11. Adam I think you and I are on the same side here. i wouldn’t say no cause for alarm exactly - but this should be bread and butter to marketers. Even if (and its a big IF) NZ manages to get Manuka trademarked in important markets, the aussies won’t lie down and go away. They’ll either do their own research and promote their product as “better” than Manuka or they’ll switch the game to another honey. Ive already voted yes to the honey levy and I’m comfortable with a proportion of that levy being spent on marketing. I expect whoever is spending it though to work their balls off for it like I do getting the honey produced in the first place. Keeping Manuka in first position globally is going to take some serious work! Defending it against all comers is such a basic part of the equation to me it barely rates a mention. More important is improving and growing the story, keeping ahead of the chasers. And of course developing new unique NZ honey market positions so we’re not so reliant and frightened of Manuka
  12. Adam, you’re the marketing guy. i would have thought a NZ press release sent to the right places outlining the reasons why NZ moved away from these three markers for Manuka i.e. ease of adulteration, availability of adulterants, past examples of adulteration and the fact DHA is in sunscreen, should be enough to counter this press release. i don’t see anything that alarming here, NZ is better to forge ahead and take the high ground. I’m sure as a marketer you would be well equipped to have the above discussion with your customers? cheers
  13. Hi Rachel, yes it it is possible, but I would say it won’t be “easy”. tristan makes a lot of good points. You need to cosy up to either a local extractor or possibly a local bee club. There are some minor rules to follow re getting ready to sell on local market, everything is doable if you are prepared to invest a little time. i would expect 2 boxes of honey a year per hive, say 30kg. Some year you might get 2 or 3 times that, some years you might get none. Tristans comment on ruining a perfectly good hobby is also a good one. Once you have a bunch of hives you’re going to have a lot of work to do. And you will have to fit it around everything else. One of the big problems you will face is getting home at the end of a long day as a dairy farmer or vet and you won’t be able to ignore the hives - you will have to suck it up and go work them when you’re tired. When I was busy doing it part time I learned to put new queens in while it was raining, put supers on hives in the dark etc. make sure you know what you’re getting into. It can be easy to spend half an hour on a couple hives and then multiply that out and think yeah I can get a heap more. It’s not always as easy as that! Good luck with it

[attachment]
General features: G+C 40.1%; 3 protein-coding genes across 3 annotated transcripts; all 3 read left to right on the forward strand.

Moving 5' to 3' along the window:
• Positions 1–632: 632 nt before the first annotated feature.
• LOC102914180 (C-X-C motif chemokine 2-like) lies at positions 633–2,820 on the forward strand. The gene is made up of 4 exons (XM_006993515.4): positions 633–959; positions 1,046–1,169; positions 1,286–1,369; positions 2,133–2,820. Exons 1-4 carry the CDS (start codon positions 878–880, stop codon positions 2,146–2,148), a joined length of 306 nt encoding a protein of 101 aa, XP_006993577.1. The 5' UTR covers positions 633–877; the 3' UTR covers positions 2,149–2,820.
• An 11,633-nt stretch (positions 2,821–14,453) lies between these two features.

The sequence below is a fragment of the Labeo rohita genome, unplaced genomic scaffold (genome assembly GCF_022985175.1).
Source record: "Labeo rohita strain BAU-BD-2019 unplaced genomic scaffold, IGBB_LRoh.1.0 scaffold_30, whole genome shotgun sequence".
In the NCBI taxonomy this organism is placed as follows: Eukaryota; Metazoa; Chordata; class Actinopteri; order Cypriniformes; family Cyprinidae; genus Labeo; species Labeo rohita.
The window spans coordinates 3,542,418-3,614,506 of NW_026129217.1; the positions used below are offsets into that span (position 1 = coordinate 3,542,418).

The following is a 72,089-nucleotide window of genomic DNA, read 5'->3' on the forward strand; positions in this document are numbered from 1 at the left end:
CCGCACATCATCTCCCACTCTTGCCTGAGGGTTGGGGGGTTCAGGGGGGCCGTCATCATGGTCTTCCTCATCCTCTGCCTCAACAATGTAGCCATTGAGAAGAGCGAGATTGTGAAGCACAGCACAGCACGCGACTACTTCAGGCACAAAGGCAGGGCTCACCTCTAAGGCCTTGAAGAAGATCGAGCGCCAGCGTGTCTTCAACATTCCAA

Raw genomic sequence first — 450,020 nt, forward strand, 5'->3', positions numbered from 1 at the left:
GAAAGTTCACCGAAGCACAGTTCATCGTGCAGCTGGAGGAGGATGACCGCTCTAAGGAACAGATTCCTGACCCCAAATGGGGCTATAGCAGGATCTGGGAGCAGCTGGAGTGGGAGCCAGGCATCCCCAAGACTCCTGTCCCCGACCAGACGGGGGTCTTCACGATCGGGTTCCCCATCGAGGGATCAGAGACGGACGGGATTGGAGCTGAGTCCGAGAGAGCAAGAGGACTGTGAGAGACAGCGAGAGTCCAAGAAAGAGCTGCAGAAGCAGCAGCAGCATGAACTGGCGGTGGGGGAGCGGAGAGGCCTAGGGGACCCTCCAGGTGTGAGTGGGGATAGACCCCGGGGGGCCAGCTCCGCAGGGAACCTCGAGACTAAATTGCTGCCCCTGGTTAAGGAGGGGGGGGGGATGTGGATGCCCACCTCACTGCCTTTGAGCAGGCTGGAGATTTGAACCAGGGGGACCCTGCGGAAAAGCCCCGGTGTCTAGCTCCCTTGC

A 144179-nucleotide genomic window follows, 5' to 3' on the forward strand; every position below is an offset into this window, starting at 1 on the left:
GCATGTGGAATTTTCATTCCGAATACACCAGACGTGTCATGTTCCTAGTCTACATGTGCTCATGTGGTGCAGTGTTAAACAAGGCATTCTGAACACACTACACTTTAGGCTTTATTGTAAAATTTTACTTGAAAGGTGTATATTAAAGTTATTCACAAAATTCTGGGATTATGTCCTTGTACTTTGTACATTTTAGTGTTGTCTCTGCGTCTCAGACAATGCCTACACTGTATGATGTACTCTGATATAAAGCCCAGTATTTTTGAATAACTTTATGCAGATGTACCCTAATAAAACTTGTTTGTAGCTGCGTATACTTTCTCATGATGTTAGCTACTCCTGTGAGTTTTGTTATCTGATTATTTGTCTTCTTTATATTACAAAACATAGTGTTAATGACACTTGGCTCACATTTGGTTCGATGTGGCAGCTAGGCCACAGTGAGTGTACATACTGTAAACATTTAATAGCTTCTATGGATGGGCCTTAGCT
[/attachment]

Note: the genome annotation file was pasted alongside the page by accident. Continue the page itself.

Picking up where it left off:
14. Yes it’s bacteriostatic - but my understanding (and no doubt someone will jump on me if I am wrong) - is that honey has the potential to have bacteria essentially “stored” in it that could later cause an issue once diluted (dissolved in a drink or spread on toast for instance). So pasteurisation would deal to these bacteria. Again my understanding, is that is why unprocessed honey is not recommended for infants or those with compromised immune systems. The risk to the general population with functioning immune systems is low, but higher for those that may not be able to reflectively able to deal with incoming bacteria
  15. Dennis your question is a good one and I’ve commented on it elsewhere - I’ve played a lot with formic and the way the hives generally bounce back afterwards is quite noticeable. They just seem “healthier” I don’t know how else to describe it. I’m not sure how to get some measurement around it, but to me it is quite noticeable - these acids are likely positively affecting the hives in some other way. and I’m not one to readily say this stuff without some hard evidence, but in this case, over a few years, I’ve consistently noticed it - so to my mind there is almost certainly something else going on here